Salt in the water

Last updated 07:00 05/12/2013

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Rising salt levels in Havelock's already-limited water supply will hold back commercial development in the town, Marlborough district councillors say.

Council staff are looking at ways to lower water use in the town, including fixing leaks and reducing the township's water pressure. There is also a preliminary proposal to introduce water meters in late 2017.

The shortage of water has become more urgent because saltwater has affected the wells where Havelock draws its water supply, and the salt levels spiked last summer.

Staff briefed councillors on the assets and services committee last week on the issue and said that even though suspected leaking water mains had been replaced, more than 30 per cent of the water was being lost through leakage.

Council planning and development engineer Stuart Donaldson said work to manage water use in Havelock, including leak detection surveys to find underground leaks, would start next year.

There would be no new connections to properties outside the town water supply area and no connections to properties which would need more water than normal household supply, as well as the introduction of water restrictions in summer if necessary.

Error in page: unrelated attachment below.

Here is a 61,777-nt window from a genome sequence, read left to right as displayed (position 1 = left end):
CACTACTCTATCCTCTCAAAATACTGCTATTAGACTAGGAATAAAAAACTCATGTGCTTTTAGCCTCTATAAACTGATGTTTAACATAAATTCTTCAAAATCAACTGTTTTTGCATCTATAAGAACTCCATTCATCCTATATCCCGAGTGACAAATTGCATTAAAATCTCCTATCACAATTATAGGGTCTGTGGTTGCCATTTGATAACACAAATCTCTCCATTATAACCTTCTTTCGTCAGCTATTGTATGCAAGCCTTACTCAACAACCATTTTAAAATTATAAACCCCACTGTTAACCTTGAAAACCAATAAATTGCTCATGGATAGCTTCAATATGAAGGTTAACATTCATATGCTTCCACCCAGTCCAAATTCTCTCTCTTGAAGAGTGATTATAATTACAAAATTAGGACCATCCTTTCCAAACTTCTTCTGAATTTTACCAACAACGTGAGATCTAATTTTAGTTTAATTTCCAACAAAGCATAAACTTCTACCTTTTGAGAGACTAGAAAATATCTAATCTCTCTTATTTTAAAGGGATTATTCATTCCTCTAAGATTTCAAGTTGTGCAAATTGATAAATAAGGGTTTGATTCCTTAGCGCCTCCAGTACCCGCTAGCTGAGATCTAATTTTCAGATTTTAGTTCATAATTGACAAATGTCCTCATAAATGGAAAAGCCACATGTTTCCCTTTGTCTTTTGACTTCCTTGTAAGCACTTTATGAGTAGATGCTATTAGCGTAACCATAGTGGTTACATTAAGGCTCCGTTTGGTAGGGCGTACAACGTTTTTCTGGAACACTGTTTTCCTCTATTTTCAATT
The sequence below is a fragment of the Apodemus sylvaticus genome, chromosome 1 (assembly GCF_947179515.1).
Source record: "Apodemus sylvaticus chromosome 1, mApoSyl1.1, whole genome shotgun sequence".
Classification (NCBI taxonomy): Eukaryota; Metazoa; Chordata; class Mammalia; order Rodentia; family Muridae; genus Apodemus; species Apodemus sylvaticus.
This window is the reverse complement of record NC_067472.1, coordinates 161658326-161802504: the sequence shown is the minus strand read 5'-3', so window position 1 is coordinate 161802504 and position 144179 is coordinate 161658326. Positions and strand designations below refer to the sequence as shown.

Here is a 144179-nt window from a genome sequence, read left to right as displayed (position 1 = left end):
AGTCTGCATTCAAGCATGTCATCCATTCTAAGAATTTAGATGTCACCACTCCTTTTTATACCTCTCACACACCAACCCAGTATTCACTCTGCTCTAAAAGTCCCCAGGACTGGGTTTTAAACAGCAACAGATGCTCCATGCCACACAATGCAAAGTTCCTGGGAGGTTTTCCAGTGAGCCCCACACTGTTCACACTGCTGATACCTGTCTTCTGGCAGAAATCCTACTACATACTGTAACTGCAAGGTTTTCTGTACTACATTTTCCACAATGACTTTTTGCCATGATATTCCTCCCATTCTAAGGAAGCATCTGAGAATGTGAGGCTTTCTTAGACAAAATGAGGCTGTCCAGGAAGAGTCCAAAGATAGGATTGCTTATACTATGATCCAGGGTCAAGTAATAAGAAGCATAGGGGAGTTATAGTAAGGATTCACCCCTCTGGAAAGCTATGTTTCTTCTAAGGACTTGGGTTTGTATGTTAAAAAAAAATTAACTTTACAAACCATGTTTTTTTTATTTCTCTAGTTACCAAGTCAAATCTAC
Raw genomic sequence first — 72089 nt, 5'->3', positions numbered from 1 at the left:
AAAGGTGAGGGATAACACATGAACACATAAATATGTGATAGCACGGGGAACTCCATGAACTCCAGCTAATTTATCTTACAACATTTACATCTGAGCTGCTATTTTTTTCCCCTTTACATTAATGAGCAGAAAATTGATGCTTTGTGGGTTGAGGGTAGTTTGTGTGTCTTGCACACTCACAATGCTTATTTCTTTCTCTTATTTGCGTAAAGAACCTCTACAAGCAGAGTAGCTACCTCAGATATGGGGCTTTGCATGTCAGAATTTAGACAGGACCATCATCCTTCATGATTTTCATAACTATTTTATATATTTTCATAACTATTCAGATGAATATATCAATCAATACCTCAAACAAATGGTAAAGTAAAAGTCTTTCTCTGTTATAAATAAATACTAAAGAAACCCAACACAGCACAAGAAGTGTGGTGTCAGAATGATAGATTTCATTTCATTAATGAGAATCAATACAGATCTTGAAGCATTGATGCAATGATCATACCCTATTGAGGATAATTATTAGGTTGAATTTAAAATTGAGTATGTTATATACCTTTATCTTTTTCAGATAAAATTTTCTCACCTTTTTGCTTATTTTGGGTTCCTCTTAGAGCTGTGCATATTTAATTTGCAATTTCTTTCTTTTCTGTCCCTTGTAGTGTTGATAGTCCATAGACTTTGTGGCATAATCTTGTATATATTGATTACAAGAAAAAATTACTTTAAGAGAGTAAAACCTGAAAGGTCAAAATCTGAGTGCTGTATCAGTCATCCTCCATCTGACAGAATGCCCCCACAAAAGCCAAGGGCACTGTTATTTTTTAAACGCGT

The salt levels were seasonal, he said, and increased at times when a lot of water was used, during summer months.

Mr Donaldson told committee members that, in Wairau Valley, demand had reduced by 50 per cent in the first year after the introduction of water meters and Nelson found the introduction of water meters reduced water demand by about 30 per cent.

Councillor Trevor Hook said the water restrictions were not good for commercial development in Havelock. "To me, that is more the concern."

The restrictions were bandaids, and something needed to be done in the short term, he agreed.

"But we have long-term problems here. We need to find water. We want growth in Havelock, we need to provide infrastructure for that."

Council assets and services manager Mark Wheeler agreed, but said that was hugely expensive.

"It's disappointing to us that we can't cope with any more wider industries in Havelock or Picton. There are the same issues with trade waste."

As an interim measure, councillors approved spending $90,000 to install a pressure management zone in Havelock, which would reduce water pressure and usage.


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- The Marlborough Express


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